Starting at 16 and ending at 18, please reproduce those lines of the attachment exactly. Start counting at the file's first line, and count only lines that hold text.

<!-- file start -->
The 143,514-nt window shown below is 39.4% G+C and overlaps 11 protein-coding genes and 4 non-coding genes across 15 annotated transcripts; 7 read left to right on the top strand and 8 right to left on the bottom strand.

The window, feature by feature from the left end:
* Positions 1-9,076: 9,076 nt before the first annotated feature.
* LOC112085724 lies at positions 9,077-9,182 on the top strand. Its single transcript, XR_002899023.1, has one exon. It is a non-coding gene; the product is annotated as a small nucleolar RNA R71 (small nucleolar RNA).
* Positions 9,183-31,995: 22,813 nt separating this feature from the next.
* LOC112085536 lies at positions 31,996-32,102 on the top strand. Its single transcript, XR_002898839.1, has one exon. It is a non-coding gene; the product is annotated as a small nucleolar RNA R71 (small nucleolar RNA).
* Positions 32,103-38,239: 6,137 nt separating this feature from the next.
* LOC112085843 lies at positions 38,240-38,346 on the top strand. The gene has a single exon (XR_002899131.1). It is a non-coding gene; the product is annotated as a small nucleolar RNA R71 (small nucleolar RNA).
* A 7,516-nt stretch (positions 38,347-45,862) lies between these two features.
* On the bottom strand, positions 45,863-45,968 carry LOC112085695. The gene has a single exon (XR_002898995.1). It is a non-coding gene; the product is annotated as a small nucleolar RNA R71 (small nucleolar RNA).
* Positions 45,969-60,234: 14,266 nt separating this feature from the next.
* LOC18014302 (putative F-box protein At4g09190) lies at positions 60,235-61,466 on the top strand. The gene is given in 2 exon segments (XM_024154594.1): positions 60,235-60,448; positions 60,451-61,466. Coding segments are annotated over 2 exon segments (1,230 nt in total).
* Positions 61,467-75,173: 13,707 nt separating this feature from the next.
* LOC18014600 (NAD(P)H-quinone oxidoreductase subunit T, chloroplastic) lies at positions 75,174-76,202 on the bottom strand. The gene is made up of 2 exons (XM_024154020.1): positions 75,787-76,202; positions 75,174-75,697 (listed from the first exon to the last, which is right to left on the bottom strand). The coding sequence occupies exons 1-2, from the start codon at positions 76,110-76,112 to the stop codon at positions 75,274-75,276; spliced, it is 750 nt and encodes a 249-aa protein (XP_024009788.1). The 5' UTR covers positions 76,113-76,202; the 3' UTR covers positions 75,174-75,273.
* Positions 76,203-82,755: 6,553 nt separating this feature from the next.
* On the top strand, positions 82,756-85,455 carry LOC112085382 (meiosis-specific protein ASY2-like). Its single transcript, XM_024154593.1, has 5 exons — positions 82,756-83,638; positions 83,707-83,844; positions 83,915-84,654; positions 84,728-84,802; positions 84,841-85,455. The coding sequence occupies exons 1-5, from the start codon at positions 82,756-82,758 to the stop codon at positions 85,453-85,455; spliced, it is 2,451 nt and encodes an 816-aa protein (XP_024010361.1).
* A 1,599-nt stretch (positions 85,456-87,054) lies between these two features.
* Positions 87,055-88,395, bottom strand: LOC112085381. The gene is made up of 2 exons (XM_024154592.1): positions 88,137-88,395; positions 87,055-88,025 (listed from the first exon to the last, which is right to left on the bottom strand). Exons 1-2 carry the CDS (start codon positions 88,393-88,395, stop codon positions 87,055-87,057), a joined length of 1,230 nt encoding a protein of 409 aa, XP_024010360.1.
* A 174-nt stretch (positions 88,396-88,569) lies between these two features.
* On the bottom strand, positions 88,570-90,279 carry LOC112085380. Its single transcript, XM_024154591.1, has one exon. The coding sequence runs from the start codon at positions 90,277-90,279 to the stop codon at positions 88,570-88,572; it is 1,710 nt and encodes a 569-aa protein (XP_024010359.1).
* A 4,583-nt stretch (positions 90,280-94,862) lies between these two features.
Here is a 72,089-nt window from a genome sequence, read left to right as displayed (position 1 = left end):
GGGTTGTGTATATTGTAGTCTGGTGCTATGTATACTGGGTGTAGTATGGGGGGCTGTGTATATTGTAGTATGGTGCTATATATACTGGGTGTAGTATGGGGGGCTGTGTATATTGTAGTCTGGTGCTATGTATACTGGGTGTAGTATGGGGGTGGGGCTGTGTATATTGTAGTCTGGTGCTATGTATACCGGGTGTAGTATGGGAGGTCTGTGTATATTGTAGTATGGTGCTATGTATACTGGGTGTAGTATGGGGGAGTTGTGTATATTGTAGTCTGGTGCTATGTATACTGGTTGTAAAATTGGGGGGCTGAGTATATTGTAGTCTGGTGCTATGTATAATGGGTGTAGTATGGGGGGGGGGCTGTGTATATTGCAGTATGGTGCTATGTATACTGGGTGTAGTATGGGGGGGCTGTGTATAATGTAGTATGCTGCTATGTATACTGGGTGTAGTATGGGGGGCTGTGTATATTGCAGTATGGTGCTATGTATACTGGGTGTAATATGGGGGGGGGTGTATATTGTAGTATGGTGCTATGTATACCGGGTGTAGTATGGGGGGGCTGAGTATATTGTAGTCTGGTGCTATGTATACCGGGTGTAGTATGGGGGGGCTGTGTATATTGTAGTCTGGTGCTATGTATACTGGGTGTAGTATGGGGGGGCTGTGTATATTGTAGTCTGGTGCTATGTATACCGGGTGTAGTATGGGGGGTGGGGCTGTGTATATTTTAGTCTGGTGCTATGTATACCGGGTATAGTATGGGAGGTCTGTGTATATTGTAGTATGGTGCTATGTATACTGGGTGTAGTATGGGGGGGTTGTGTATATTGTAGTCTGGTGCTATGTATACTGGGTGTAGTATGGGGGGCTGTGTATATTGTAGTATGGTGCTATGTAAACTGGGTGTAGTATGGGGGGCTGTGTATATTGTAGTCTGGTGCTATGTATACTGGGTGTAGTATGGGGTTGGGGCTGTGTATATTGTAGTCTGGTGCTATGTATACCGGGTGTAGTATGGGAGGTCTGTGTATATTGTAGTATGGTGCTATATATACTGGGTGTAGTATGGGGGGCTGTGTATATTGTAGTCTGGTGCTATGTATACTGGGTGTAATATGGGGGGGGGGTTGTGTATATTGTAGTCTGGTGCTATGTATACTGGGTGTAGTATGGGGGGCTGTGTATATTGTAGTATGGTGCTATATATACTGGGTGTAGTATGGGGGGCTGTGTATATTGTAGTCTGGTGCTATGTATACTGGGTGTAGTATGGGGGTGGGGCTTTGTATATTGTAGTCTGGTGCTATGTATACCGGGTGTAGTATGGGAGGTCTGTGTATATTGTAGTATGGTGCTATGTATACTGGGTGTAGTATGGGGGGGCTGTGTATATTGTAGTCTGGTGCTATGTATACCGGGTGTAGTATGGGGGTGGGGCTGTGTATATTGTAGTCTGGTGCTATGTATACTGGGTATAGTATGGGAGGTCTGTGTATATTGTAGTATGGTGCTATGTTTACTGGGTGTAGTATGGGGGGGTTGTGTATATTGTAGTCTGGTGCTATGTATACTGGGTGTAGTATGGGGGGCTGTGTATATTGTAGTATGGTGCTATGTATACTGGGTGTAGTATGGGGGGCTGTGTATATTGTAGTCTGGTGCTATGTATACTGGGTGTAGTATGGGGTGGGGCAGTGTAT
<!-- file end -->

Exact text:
* On the top strand, positions 82,756-85,455 carry LOC112085382 (meiosis-specific protein ASY2-like). Its single transcript, XM_024154593.1, has 5 exons — positions 82,756-83,638; positions 83,707-83,844; positions 83,915-84,654; positions 84,728-84,802; positions 84,841-85,455. The coding sequence occupies exons 1-5, from the start codon at positions 82,756-82,758 to the stop codon at positions 85,453-85,455; spliced, it is 2,451 nt and encodes an 816-aa protein (XP_024010361.1).
* A 1,599-nt stretch (positions 85,456-87,054) lies between these two features.
* Positions 87,055-88,395, bottom strand: LOC112085381. The gene is made up of 2 exons (XM_024154592.1): positions 88,137-88,395; positions 87,055-88,025 (listed from the first exon to the last, which is right to left on the bottom strand). Exons 1-2 carry the CDS (start codon positions 88,393-88,395, stop codon positions 87,055-87,057), a joined length of 1,230 nt encoding a protein of 409 aa, XP_024010360.1.